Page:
Today’s Work It Daily Challenge is to identify three virtual mentors. Mentors are important influencers in your life. They are people who inspire you, shape you, and coach you. While mentors could be family members, bosses, colleagues, professional acquaintances, or friends, you don’t necessarily have to know someone in person for them to be a mentor to you. We call these people “virtual mentors.” They’re people who inspire you from afar. Whether they’re celebrities, successful business people, authors, or something else, keep them “nearby.” You don’t have to know someone personally in order for them to have a positive effect on your life. These people can inspire, shape, and coach you through their books, actions, values, missions, talks, videos, quotes, and more. As long as you look up to them, it doesn’t matter if you meet them for coffee once a month or not. One of my virtual mentors is Marie Forleo. She’s a successful business coach and entrepreneur, and she is someone who has “encouraged” me to look outside the box when it comes to business. Even though I only connect with her once a week through her email newsletter and videos, she still has had a great influence on my career. Everyone has different virtual mentors depending on their personality, goals, and personal preference. Some people will connect with you and others will not. You can have all kinds of different virtual mentors - they don’t all have to be in the same category (i.e., business coach). For example, your virtual mentors could include people like:
1. Digital dirtA resume can’t clean up digital dirt. If you’ve had negative things posted about you online, you need to bury it. A well-written LinkedIn (and Google Plus) profile will help. So will blogging, press releases, and article publishing. But, a resume won’t do you a bit of good if an employer Googles you and finds a blemish you’d rather they not hold against you.
2. Being let goA resume alone can’t help you answer the question, “Have you ever been fired?” You need coaching to craft a concise script and answer this with your best poker face. Staying calm only comes with practice and preparation, which a resume can’t do for you.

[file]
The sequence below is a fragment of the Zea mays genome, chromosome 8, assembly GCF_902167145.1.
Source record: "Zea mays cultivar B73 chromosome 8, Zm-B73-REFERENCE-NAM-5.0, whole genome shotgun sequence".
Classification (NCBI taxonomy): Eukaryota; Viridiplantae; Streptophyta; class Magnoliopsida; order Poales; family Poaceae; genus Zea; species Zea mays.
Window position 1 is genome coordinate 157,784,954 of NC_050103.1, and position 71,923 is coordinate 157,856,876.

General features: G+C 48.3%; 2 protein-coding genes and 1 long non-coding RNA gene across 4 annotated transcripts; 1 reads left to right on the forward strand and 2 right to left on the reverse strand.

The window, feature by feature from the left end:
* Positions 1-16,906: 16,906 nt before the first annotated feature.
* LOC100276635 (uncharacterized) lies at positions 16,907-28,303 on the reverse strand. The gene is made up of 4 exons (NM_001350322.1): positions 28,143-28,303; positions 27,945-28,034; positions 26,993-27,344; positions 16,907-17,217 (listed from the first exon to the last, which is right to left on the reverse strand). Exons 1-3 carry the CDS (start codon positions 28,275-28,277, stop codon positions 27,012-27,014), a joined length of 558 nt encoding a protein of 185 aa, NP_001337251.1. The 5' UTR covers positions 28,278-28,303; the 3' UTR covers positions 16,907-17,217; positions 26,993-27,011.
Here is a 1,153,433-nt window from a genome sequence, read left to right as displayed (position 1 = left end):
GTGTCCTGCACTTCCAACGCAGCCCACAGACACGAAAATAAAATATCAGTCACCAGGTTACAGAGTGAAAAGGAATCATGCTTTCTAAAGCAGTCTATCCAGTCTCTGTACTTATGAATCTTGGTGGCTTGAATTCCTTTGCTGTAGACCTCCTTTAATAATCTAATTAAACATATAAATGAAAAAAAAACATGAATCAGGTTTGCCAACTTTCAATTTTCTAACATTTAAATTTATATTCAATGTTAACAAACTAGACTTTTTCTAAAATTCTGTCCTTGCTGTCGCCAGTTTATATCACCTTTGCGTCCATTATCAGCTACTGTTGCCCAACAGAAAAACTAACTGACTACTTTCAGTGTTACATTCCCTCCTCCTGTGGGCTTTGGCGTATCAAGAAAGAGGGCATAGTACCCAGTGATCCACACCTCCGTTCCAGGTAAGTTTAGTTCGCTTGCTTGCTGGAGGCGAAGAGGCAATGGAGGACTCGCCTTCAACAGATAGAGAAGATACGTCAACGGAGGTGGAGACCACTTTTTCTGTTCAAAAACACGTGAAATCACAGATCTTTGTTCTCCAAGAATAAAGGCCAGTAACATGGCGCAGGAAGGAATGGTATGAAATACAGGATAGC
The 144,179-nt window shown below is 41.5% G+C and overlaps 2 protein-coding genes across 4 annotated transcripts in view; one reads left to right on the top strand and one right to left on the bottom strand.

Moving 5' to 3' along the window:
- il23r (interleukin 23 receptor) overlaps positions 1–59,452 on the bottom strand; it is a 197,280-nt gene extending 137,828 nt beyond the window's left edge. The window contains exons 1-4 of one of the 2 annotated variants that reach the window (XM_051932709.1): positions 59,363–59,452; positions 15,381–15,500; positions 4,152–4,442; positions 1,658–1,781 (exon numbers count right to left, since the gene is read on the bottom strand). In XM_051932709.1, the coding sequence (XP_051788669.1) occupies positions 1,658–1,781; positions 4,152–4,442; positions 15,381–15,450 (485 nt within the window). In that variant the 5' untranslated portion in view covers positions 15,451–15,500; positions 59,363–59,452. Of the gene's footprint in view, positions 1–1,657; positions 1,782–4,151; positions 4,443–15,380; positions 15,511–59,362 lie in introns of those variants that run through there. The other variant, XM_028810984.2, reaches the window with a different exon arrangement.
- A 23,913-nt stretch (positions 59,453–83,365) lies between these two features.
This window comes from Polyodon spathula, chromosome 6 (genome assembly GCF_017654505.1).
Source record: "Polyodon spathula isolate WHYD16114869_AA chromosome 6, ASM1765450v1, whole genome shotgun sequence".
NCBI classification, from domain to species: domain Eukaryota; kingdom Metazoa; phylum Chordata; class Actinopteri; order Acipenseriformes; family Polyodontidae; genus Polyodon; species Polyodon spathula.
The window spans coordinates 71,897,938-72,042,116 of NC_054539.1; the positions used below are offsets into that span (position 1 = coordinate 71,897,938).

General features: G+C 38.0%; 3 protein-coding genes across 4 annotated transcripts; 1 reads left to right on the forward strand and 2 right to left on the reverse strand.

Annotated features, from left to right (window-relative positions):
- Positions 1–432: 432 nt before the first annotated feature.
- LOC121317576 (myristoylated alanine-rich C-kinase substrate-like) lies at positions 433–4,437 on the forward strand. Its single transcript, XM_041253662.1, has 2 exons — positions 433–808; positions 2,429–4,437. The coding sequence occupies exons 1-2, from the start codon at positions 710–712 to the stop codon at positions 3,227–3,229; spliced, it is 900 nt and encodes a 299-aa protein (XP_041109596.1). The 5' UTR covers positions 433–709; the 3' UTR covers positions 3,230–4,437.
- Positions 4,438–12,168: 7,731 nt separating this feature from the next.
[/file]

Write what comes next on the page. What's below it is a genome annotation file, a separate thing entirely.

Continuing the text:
3. Barriers to employmentA resume can’t help you with your in-person image. If you think you’re being overlooked due to a disability, ageism (old or young), or any other serious discriminatory practice, you need a coach. Or perhaps you’re just struggling to look or feel the part. You need a solid strategy to deal with these obstacles that a resume can’t help you with.
4. Moving upIf you’re vying for a promotion, wanting to achieve an executive-level position, or just transitioning to a new field, a resume alone might not cut it. You need a portfolio of documents and writing to reflect how savvy you are as a communicator. A coach can help you know how and when to use an executive bio, cover letter, reference dossier, and LinkedIn profile. Also, you’ll need insider information to know what the company’s real struggles are. Finding out what the job ad isn’t saying by interviewing your network with targeted questions you go over with your coach can give you the advantage over your competition.
5. NetworkingAll of these challenges necessitate developing a relationships with people that will advocate for you. Relying on a resume alone will just lengthen your search. You can apply for years to posted positions and get nowhere because people really do tend to hire people they know, like, and trust. If you are not working on “Digging your well before you need it,” as the title of the famous book by that name recommends, you may end up struggling for years. A coach can help you build your network, learn to do informational interviews, and make progress faster. A resume is tough for the best of candidates to write for themselves. But, throw in one of the above stumbling blocks, and you can end up in an endless cycle of obsessing over how to deal with it. Avoid this stress by getting some fries with that. Coaching is one add-on my clients never regret. Need help? Contact with me through my website, or connect with me on LinkedIn to stay in touch. This post was originally published at an earlier date.
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About the authorKristin S. Johnson is a TORI award-winning, 6-times certified resume writer, job search coach, and social media consultant. Her approach is cutting-edge, creative, and kind. As owner of Profession Direction, LLC, she works with professionals and aspiring executives across the country. Disclosure: This post is sponsored by a CAREEREALISM-approved expert. You can learn more about expert posts here. Photo Credit: Shutterstock
Performance coaching isn't just for businesses hoping to increase their bottom dollar. Individual coaching is available to anyone that wants to further their career in order to reach their ultimate goals. Related: Don’t Be Afraid Of Changing Your Job Goals Whether you are fresh out of college, just starting a new job or are a seasoned professional, performance coaching can take you to the next level with your career and give it the jump start it needs to get onto the right track.